Jets hope late-Friday film work leads to happy hours on Sunday

Jets safeties Marcus Maye, left, and Jamal Adams talk during a timeout last Sunday against Jacksonville. The Jets had communication issues throughout the loss to the Jaguars. David Rosenblum/Icon Sportswire

FLORHAM PARK, N.J. -- After getting roughed up by Baker Mayfield and Blake Bortles in consecutive weeks, the New York Jets are planning to work overtime in an attempt to clean up their issues on defense.

After Friday's practice, the defense will hold a players-only film session during which they will review their calls and adjustments in a final prep for Sunday against the Denver Broncos. The objective, of course, is to eliminate any potential communication breakdowns that might occur on the field.

Safety Jamal Adams mentioned the possibility of the meeting Tuesday in a radio interview, and several players confirmed Wednesday it would happen. Truth be told, it had been a topic of conversation since last week. The dreadful performance in Jacksonville, where the Jets gave up 503 total yards, escalated the sense of urgency.

"We're going to start doing it every Friday to make sure everybody is on the same page and make sure we see everything together as a group," middle linebacker Avery Williamson said.

Obvious question: What took so long?

Actually, the defense played reasonably well for first 2½ games, not falling apart until the second half of their Week 3 loss to Mayfield and the Browns. Evidently, the Jets figured that was an aberration.

Then came the Bortles beating, which put the Jets -- losers of three straight -- in crisis mode. At 1-3, there's a feeling that the season is slipping away, so this is a unified attempt to prevent it from happening.

In six quarters against Bortles and Mayfield, the Jets surrendered 589 passing yards. Do the math; it's 98 yards per quarter.

Players sit in meetings for several hours a day, listening to coaches discuss the game plan and scouting reports on the opponent. The defense is separated for a chunk of that time, with the line, linebackers and secondary meeting in different rooms. The players will have more together time in the Friday sessions, which they hope will translate into a smoother operation on the field.

"We have only so much time to go through every call together as a defense," linebacker Brandon Copeland said. "We have to split up as a group to go through certain things, which means certain little things and nuances might be lost in translation or lost from room to room. By watching film together, the hope is we're all on the same page now."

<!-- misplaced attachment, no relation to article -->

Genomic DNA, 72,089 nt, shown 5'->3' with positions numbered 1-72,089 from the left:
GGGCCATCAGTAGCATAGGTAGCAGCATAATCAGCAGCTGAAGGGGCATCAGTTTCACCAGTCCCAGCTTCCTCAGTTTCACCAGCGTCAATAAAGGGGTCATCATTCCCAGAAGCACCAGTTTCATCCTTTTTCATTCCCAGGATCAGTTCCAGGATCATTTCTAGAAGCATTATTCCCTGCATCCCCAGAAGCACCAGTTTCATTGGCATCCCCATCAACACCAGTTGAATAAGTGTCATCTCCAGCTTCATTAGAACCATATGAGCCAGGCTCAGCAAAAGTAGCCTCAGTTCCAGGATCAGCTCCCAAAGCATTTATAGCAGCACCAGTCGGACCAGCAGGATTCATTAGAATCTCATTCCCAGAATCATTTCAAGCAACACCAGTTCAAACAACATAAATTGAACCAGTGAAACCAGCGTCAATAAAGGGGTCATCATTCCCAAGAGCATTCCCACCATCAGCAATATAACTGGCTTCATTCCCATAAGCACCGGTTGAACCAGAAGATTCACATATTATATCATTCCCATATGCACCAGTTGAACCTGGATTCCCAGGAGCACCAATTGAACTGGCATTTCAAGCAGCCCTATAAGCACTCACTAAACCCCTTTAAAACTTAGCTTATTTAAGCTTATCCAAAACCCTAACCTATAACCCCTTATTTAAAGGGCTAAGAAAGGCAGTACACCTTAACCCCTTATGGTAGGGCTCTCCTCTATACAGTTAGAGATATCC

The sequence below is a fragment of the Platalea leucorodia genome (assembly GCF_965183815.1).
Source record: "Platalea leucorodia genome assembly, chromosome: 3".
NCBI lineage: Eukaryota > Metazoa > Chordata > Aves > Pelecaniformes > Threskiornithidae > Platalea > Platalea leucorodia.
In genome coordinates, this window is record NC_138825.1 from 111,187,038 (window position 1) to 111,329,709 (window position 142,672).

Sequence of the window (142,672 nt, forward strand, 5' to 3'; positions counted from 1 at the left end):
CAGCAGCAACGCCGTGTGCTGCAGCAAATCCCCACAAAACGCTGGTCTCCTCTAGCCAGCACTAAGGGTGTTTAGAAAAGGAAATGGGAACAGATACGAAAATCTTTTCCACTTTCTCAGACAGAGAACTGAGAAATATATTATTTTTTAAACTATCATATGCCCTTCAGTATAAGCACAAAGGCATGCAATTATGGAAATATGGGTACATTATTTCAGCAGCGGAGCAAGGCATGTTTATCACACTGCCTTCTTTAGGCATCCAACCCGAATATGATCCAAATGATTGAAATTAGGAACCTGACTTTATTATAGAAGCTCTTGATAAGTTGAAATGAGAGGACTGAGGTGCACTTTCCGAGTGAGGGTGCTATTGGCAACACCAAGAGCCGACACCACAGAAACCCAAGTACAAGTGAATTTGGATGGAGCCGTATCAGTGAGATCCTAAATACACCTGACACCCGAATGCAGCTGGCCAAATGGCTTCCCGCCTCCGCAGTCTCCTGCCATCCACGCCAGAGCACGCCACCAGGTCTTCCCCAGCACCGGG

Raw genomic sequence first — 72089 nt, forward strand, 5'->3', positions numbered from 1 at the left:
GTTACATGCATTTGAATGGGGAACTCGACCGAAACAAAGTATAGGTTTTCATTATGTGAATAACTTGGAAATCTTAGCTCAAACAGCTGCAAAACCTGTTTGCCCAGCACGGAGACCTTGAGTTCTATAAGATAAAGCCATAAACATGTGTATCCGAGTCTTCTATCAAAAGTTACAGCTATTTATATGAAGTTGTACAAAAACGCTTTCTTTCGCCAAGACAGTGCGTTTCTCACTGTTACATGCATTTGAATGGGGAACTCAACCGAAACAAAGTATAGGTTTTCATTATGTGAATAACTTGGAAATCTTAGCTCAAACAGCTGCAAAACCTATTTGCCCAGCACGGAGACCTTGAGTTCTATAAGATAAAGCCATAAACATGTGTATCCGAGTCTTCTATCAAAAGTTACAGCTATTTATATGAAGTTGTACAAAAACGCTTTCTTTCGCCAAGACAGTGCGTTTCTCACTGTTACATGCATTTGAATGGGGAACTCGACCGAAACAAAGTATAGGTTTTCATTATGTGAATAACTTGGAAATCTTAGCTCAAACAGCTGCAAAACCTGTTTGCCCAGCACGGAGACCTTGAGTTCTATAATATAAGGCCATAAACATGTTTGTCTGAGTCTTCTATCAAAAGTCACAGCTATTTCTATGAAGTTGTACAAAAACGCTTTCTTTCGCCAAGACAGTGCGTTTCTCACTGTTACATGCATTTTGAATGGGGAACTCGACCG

The Jaguars did a masterful job of confusing the Jets with their route combinations, resulting in ridiculously open receivers. The most blatant breakdown came on T.J. Yeldon's 31-yard touchdown catch. He came out of the backfield and ran a criss-cross with wide receiver Dede Westbrook. Linebacker Darron Lee, responsible for underneath coverage, followed Westbrook for a couple of steps, then realized he was supposed to cover Yeldon.

Too late. It was a walk-in touchdown. Inexcusable.

If a defender gets beat in a competitive situation ... hey, it happens. But when receivers are running free in the secondary, it creates the perception of confusion and unpreparedness -- and that reflects poorly on coaching.

"We harp on it all the time," coach Todd Bowles said of on-field communication. "Some of it wasn't communication issues. They were individual issues that had nothing to do with communication."

Bowles downplayed the Friday meetings, saying there's nothing unusual about them. He said they've been occurring every Friday since he became the coach in 2015. Evidently, the players believe something extra is needed. Former Jets and Ravens linebacker Bart Scott, a co-host on WFAN radio in New York, said the Ravens held Friday film sessions on a regular basis.

"Ultimately, we feel like we're moving as one heartbeat, but this is just something we feel like we're doing to take that next step and ultimately be better on Sunday," Copeland said. "We're trying to get it right, as opposed to other teams that might not necessarily take that step."